Q: I found that here was a disparity in maths in various universities – for my maths degree it was 20% and when I came here I was really shocked that it was 50-50 undergraduates, which is a huge, huge gap. So I was wondering whether that is to do with what the universities are doing, or just that women are choosing not to go to some universities and to go to other universities?
A: Well again, I think the women are choosing because they want to go to an environment where they feel they belong. This is a very important issue. This is true at all levels, whether it’s choosing a university or applying for PhD, or applying for a post or applying for a promotion. Women have this need on average – and I am generalising here but this is what the psychology tells us – to feel that they will they will fit in where they will be. That they will belong.. The phrase they use is the belongingness. If you go to somewhere, or you read a job advert and you don’t see that you will belong, you will choose not to apply – even if you could do the job and even if you would be the best candidate you will choose not to apply. The sense for men is less acute: they don’t have a sense of needing to belong – they just believe they will. So they don’t cut themselves out of jobs in the same way as women will and that’s one reason why very few women are applying for either early positions or promotional positions compared with men is a genuine sense of that’s not the sort of place I want to be.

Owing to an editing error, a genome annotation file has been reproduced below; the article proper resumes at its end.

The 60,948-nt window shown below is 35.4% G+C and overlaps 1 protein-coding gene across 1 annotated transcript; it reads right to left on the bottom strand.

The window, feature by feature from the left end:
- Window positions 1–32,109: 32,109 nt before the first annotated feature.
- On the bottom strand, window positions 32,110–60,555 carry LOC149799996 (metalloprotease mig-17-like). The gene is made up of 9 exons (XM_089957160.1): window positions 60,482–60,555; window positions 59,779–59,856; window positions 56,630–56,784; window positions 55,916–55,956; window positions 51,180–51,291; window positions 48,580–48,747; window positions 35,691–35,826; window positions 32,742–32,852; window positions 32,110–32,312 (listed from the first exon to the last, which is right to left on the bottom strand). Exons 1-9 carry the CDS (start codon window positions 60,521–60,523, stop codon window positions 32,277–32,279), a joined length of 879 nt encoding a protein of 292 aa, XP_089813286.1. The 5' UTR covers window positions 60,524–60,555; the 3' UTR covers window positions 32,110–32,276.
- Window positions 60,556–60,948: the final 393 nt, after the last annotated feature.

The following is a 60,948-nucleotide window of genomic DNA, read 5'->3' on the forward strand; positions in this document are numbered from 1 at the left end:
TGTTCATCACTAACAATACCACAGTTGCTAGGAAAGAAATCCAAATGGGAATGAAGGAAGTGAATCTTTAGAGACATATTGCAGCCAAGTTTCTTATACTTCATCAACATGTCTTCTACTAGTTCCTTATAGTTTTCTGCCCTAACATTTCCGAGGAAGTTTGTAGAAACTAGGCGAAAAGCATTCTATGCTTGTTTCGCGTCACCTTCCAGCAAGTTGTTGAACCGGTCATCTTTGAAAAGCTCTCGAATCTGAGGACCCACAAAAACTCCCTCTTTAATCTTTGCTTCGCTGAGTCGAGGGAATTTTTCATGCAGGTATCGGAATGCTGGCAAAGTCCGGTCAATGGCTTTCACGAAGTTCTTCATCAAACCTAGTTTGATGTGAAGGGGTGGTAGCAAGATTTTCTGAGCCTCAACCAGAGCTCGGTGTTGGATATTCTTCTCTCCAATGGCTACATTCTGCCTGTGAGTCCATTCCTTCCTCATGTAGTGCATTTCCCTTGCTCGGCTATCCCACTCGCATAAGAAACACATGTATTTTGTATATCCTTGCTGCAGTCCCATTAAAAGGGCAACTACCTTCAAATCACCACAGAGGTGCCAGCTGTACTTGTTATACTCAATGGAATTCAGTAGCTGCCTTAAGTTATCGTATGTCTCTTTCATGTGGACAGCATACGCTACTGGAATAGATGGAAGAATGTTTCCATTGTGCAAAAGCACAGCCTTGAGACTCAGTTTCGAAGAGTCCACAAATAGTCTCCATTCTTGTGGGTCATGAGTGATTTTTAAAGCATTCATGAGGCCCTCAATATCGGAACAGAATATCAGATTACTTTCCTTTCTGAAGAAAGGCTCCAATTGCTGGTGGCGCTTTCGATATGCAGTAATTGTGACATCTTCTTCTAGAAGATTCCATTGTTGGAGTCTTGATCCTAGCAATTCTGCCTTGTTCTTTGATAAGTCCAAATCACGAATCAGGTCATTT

Q: Is it to do with confidence?